The Cancer Molecular Imaging Program Area is composed of 18 members, spanning 7 Departments within UCLA. In the past competing cycle, investigators from this Program authored 265 publications, of which 232 (88%) were inter-programmatic and 89 (34%) intra-programmatic. 71 (27%) were placed in high-impact ournals. Nine members of this Program Area used 6 out of the 8 Shared Resources that are currently funded by the JCCC. During the current funding year, peer-reviewed funding totaled $4.4 million in total costs, including $3.8 million from the National Cancer Institute. As with other Program Areas, JCCC fosters a number of interactive activities and many of the Shared Resources that support investigators in the CMI Program Area. During the current grant cycle, funds from the JCCC in the form of CCSG Developmental Funds, institutional support and philanthropic gifts to the CMI Program Area total $317,584. These funds supported Seed Grants, recruitment/retention &Program Area Leadership support. Four of the Program Area Members were the recipients of JCCC support. Molecular imaging is a powerful set of approaches to reveal functional changes in living subjects that has enabled compelling insights into human health and disease. The newly proposed JCCC Cancer Molecular Imaging Program Area brings together investigators with a common focus on employing molecular imaging tools to investigate cancer in living individuals, from laboratory rodent models to patients. The efforts of CMI investigators are organized around four main themes. 1) Development of instrumentation and analytical tools. Moving molecular imaging forward requires constant development and improvement in instrumentation to provide higher resolution, sensitivity, and quantitative measurement of biological molecules and processes in vivo. 2) Development of novel molecular imaging approaches. CMI Program Area members have been leaders in the field of molecular imaging, with significant contributions in novel tracers, imaging gene expression using reporter genes, developing animal models to exploit the advantages of non-invasive, repeated and quantitative imaging, and in development of multimodality imaging instrumentation and analytic procedures. These tools are employed in the study of cancer initiation and progression, metastatic spread, and response to treatment, in preclinical models. 3) Imaging immune responses and response to immunotherapy. An important focus of the CMI Program Area is to develop the tools to monitor immune responses and follow the effects of cancer immunotherapy in living individuals. 4) Translation of imaging technologies to clinical contexts for cancer patients. Ultimately, the goal of the CMI Program Area is to improve the understanding, detection, and treatment of cancer. CMI Program Area members pursue translational goals that include both determining the best use of currently available molecular tracers in the clinic (e.g., FDG-PET, FLT-PET) as well as translating new molecular tracers through clinical evaluation.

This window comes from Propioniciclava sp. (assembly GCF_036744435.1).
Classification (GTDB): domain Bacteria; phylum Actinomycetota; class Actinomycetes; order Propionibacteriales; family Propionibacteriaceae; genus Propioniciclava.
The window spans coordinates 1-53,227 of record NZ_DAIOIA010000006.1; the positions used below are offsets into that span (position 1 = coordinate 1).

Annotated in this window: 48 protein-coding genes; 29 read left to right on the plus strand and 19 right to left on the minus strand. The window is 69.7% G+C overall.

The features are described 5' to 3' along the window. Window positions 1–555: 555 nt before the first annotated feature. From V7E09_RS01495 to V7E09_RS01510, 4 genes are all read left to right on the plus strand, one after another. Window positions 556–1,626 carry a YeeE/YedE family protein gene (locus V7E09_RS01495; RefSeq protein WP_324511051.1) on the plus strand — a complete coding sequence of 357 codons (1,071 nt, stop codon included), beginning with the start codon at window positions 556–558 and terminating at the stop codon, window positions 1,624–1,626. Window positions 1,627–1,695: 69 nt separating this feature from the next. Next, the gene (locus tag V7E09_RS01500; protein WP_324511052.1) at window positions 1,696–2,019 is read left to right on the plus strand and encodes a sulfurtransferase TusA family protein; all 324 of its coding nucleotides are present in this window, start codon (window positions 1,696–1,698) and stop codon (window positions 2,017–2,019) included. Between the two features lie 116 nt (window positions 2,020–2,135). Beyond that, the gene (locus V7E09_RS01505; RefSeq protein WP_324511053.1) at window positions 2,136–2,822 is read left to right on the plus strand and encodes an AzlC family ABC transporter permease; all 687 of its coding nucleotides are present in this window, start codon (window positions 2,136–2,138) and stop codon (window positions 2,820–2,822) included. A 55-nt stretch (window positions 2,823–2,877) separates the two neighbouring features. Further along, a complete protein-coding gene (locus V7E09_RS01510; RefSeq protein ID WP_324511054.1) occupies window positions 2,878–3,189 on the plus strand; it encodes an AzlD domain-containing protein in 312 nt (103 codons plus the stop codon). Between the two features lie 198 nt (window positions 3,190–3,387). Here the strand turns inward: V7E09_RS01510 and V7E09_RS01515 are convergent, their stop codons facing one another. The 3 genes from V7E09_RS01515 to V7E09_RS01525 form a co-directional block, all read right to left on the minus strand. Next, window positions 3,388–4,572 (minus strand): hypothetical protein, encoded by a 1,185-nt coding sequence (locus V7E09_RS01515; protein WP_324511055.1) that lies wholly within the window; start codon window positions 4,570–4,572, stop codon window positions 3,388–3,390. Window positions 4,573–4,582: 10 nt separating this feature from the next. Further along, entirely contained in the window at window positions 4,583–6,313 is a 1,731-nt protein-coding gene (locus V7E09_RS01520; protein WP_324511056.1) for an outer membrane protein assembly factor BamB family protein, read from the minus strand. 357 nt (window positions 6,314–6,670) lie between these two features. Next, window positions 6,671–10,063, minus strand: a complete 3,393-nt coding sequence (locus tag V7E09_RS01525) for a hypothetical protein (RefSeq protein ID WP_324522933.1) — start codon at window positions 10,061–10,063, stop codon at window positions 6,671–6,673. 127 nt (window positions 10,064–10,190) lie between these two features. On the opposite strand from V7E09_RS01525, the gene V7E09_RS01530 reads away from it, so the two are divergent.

National Institute of Health (NIH)
National Cancer Institute (NCI)
Center Core Grants (P30)
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Subcommittee G - Education (NCI)
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University of California Los Angeles
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Li, Gang; Lu, Xuyang (2015) A Bayesian approach for instrumental variable analysis with censored time-to-event outcome. Stat Med 34:664-84
Epeldegui, Marta; Blom, Bianca; Uittenbogaart, Christel H (2015) BST2/Tetherin is constitutively expressed on human thymocytes with the phenotype and function of Treg cells. Eur J Immunol 45:728-37
Bower, Julienne E; Crosswell, Alexandra D; Stanton, Annette L et al. (2015) Mindfulness meditation for younger breast cancer survivors: a randomized controlled trial. Cancer 121:1231-40
Arensman, Michael D; Telesca, Donatello; Lay, Anna R et al. (2014) The CREB-binding protein inhibitor ICG-001 suppresses pancreatic cancer growth. Mol Cancer Ther 13:2303-14
Li, Keyu; Tavaré, Richard; Zettlitz, Kirstin A et al. (2014) Anti-MET immunoPET for non-small cell lung cancer using novel fully human antibody fragments. Mol Cancer Ther 13:2607-17
Ke, Ruian; Loverdo, Claude; Qi, Hangfei et al. (2014) Modelling clinical data shows active tissue concentration of daclatasvir is 10-fold lower than its plasma concentration. J Antimicrob Chemother 69:724-7
Fu, Maoyong; Maresh, Erin L; Helguera, Gustavo F et al. (2014) Rationale and preclinical efficacy of a novel anti-EMP2 antibody for the treatment of invasive breast cancer. Mol Cancer Ther 13:902-15
Leoh, Lai Sum; Morizono, Kouki; Kershaw, Kathleen M et al. (2014) Gene delivery in malignant B cells using the combination of lentiviruses conjugated to anti-transferrin receptor antibodies and an immunoglobulin promoter. J Gene Med 16:11-27
Tong, Maomeng; McHardy, Ian; Ruegger, Paul et al. (2014) Reprograming of gut microbiome energy metabolism by the FUT2 Crohn's disease risk polymorphism. ISME J 8:2193-206
De Azambuja, Katherine; Barman, Provabati; Toyama, Joy et al. (2014) Validation of an HPV16-mediated carcinogenesis mouse model. In Vivo 28:761-7

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